2.22 Within such partnerships, the different types of assistance may include capital aid (financial support for specific projects or activities); programme aid (balance of payments and budgetary support); technical co-operation (transfer of skills, whether from outside or within the country, including training and scholarships) and schemes managed through our diplomatic posts. What we do in any particular country will take into account what the countries themselves are doing, what they want us to do, what other donors are doing, and what particular contribution we are best able to provide. Where we have confidence in the policies and budgetary allocation process and in the capacity for effective implementation in the partner government, we will consider moving away from supporting specific projects to providing resources more strategically in support of sector-wide programmes or the economy as a whole. In this way the government concerned can develop the capacity to deliver services on a permanent basis.
2.23 In a number of countries, all of the criteria for such a government-to- government partnership will not be fulfilled. This may be the result of success - because countries have progressed beyond the stage of their economic development where we would be justified in making available substantial concessional financial resources. It may be the result of failure - because governments have failed to demonstrate their commitment to the elimination of poverty. And there are countries in which the UK is not well-placed to make an effective impact, where others must lead. We have limited financial and human resources and it is right to concentrate our bilateral programmes on priority areas where the needs are greatest and where we can achieve results. Elsewhere we will work primarily within the multilateral system to provide support. Relationships will evolve over time. We will make strong efforts to help poor countries with whom we have traditionally worked to meet the criteria for a long-term partnership.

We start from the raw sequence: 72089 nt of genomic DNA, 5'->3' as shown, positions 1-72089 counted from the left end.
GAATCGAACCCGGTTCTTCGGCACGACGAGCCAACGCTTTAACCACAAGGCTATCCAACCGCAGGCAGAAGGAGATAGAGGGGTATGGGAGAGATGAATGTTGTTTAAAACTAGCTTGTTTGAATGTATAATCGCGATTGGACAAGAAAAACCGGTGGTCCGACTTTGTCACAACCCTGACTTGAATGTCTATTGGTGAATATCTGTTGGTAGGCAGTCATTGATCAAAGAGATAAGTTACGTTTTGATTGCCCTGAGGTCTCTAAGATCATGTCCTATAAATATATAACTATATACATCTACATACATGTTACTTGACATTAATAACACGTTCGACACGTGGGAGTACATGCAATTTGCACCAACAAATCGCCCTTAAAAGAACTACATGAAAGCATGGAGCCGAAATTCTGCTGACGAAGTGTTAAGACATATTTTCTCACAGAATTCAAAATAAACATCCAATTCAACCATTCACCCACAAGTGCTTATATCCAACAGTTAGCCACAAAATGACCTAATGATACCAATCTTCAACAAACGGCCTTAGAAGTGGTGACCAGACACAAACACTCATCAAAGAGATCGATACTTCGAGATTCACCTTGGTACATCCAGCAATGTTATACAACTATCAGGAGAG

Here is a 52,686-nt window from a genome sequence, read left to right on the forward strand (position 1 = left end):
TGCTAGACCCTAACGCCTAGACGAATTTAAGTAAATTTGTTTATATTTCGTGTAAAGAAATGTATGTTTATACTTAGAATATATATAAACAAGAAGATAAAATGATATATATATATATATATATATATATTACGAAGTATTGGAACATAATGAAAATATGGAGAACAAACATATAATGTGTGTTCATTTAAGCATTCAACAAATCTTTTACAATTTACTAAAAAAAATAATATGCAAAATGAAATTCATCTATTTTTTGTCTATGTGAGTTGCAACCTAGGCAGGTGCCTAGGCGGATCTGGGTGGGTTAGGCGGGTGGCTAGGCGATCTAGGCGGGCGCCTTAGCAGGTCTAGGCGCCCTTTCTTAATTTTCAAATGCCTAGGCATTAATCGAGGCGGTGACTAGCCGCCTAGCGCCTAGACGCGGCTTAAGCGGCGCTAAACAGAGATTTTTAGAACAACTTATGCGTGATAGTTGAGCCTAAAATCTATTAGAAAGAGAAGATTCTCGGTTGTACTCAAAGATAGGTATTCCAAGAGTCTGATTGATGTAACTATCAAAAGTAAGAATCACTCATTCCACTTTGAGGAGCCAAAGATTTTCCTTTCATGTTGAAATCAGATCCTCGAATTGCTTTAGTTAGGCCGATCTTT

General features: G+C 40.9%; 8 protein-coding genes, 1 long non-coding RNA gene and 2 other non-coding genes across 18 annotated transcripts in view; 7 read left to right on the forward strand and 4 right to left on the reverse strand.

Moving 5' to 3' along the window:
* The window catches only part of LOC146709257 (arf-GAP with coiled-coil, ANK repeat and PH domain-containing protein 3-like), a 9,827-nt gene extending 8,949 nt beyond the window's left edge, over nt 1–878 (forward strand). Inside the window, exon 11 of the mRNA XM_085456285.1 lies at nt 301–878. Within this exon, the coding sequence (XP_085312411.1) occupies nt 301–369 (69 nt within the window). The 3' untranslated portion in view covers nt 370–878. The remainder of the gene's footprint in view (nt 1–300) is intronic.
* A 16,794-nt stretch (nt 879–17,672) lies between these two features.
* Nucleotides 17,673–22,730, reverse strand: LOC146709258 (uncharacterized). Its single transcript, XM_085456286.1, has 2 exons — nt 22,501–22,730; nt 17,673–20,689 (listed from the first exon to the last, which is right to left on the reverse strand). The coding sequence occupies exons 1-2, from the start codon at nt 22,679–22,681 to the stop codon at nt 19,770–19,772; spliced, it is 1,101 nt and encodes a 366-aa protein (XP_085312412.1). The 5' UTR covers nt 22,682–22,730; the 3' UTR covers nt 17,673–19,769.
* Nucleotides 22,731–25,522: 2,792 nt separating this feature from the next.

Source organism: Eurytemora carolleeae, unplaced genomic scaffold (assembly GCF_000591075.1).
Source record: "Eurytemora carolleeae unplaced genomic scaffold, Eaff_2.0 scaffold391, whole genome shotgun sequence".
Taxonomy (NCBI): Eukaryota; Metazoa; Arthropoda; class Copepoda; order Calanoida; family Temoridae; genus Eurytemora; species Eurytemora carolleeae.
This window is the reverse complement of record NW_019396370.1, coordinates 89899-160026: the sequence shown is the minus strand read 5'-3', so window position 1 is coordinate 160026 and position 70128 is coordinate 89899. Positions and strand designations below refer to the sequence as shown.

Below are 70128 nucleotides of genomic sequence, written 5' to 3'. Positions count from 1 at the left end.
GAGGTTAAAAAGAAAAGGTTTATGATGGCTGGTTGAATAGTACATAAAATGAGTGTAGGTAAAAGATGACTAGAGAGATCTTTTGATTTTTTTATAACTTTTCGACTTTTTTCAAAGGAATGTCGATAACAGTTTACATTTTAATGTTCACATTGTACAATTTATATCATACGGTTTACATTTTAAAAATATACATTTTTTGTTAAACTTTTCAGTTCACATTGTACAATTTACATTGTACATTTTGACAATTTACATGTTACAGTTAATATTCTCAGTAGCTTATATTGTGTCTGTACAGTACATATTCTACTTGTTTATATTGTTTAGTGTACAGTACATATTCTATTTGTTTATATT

2.24 There will be some circumstances under which a government-to-government partnership is impossible, because the government concerned is not committed to the elimination of poverty, is not pursuing sound economic policies or is embroiled in conflict. Where poor countries are ruled by governments with no commitment to helping the poor realise their human rights, we will help - where we can do so - through alternative channels. These will include the institutions of civil society, voluntary agencies and local government. In such cases our assistance will be tightly focused on the victims of neglect and oppression.
Countries with which we are prepared in principle to embark on a deeper, long-term partnership, involving all forms of assistance, will be low-income, containing a large proportion of poor people.
They will also be countries where the UK is wanted as a partner, has the influence to play a positive role, and a comparative advantage in being able to make a strategic contribution to poverty reduction.
We would expect partner governments to:
· have a commitment to the principles of the agreed international development targets and be pursuing policies designed to achieve these and other UN targets which they have agreed